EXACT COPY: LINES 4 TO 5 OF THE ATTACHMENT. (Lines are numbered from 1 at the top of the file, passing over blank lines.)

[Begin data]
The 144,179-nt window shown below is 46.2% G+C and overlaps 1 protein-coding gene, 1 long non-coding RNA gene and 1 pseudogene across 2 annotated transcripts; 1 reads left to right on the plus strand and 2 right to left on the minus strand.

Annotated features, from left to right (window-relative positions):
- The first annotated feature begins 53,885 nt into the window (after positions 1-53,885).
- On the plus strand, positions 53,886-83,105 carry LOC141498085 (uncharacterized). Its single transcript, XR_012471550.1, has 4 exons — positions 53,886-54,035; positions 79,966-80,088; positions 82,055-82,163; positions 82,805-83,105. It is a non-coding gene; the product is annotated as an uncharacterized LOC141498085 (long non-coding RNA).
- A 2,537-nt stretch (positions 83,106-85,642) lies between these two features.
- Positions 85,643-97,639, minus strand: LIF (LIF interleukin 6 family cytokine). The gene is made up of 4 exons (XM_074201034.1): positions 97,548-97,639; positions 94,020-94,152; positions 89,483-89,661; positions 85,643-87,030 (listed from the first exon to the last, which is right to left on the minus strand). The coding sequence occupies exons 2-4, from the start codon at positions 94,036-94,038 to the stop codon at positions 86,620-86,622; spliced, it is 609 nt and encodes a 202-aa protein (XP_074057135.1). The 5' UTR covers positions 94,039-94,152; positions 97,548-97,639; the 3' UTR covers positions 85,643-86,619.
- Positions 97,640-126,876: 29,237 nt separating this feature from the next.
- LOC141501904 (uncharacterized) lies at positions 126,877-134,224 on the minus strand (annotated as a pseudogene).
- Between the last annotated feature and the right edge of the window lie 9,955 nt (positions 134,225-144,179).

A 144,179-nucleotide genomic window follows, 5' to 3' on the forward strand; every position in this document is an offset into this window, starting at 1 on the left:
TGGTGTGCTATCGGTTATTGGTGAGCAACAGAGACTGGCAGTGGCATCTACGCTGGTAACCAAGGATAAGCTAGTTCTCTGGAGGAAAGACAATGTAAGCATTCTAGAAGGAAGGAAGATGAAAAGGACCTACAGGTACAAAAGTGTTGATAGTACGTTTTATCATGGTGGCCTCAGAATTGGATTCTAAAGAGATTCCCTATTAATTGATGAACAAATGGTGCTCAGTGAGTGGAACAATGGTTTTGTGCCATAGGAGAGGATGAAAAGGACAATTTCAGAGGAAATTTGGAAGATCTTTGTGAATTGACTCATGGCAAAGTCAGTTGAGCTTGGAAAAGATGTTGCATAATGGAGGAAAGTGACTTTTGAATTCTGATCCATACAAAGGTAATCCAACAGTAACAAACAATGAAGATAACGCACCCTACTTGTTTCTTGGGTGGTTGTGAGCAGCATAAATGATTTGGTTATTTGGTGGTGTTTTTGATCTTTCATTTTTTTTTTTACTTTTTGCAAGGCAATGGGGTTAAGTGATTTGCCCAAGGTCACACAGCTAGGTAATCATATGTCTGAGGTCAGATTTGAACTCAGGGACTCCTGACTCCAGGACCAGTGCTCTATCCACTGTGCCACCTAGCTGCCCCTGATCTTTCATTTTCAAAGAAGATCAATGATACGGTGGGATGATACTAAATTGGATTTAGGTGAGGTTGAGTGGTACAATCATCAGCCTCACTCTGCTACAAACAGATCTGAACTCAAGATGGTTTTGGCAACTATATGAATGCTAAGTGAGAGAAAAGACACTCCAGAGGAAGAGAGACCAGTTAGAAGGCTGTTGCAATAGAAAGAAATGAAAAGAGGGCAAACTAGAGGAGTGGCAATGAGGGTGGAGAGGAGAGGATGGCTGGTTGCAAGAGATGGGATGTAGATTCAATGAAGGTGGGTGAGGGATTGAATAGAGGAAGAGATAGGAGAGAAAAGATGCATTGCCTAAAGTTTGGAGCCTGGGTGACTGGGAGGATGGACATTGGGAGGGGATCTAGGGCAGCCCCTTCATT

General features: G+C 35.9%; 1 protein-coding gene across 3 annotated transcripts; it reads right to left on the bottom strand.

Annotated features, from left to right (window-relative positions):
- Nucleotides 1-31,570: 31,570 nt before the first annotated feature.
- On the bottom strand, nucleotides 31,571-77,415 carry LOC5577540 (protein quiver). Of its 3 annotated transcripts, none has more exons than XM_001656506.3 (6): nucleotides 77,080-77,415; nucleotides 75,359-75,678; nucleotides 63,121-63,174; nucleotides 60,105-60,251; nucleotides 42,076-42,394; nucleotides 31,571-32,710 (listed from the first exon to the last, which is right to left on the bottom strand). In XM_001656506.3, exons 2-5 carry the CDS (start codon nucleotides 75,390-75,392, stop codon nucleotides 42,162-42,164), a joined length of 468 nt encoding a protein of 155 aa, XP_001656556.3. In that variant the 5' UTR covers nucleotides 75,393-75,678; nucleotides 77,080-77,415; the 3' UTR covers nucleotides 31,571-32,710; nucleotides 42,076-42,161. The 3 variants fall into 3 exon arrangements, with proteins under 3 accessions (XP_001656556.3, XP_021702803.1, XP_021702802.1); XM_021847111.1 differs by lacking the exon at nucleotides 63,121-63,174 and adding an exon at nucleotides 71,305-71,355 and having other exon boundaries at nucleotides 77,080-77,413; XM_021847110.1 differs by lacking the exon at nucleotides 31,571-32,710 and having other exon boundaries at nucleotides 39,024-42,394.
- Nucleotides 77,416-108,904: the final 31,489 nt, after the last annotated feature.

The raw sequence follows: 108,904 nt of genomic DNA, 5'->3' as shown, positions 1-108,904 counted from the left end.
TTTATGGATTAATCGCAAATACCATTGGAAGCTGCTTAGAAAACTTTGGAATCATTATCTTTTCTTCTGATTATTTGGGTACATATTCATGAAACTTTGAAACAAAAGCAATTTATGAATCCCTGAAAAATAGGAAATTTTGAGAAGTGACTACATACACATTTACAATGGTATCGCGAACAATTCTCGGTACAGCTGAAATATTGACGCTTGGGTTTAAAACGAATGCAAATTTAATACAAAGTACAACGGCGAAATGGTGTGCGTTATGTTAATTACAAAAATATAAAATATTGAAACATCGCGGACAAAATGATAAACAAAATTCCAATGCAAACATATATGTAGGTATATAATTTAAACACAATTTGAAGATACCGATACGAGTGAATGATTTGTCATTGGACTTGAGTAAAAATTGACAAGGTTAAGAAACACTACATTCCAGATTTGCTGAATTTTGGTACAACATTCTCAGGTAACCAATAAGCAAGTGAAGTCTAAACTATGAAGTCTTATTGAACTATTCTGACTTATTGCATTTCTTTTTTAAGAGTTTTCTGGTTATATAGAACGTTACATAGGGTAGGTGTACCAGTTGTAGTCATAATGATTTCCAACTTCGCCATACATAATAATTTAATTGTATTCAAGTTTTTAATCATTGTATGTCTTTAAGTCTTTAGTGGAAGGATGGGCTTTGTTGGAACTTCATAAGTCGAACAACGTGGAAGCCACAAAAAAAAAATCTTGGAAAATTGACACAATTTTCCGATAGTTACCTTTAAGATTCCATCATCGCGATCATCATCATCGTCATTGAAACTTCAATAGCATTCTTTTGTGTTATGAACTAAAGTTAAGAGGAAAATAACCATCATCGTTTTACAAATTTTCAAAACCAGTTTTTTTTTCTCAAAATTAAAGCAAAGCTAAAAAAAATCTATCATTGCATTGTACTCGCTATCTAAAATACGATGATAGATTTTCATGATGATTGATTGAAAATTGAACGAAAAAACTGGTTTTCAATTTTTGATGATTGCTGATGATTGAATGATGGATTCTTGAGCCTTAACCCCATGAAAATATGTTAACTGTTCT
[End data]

- On the plus strand, positions 53,886-83,105 carry LOC141498085 (uncharacterized). Its single transcript, XR_012471550.1, has 4 exons — positions 53,886-54,035; positions 79,966-80,088; positions 82,055-82,163; positions 82,805-83,105. It is a non-coding gene; the product is annotated as an uncharacterized LOC141498085 (long non-coding RNA).
- A 2,537-nt stretch (positions 83,106-85,642) lies between these two features.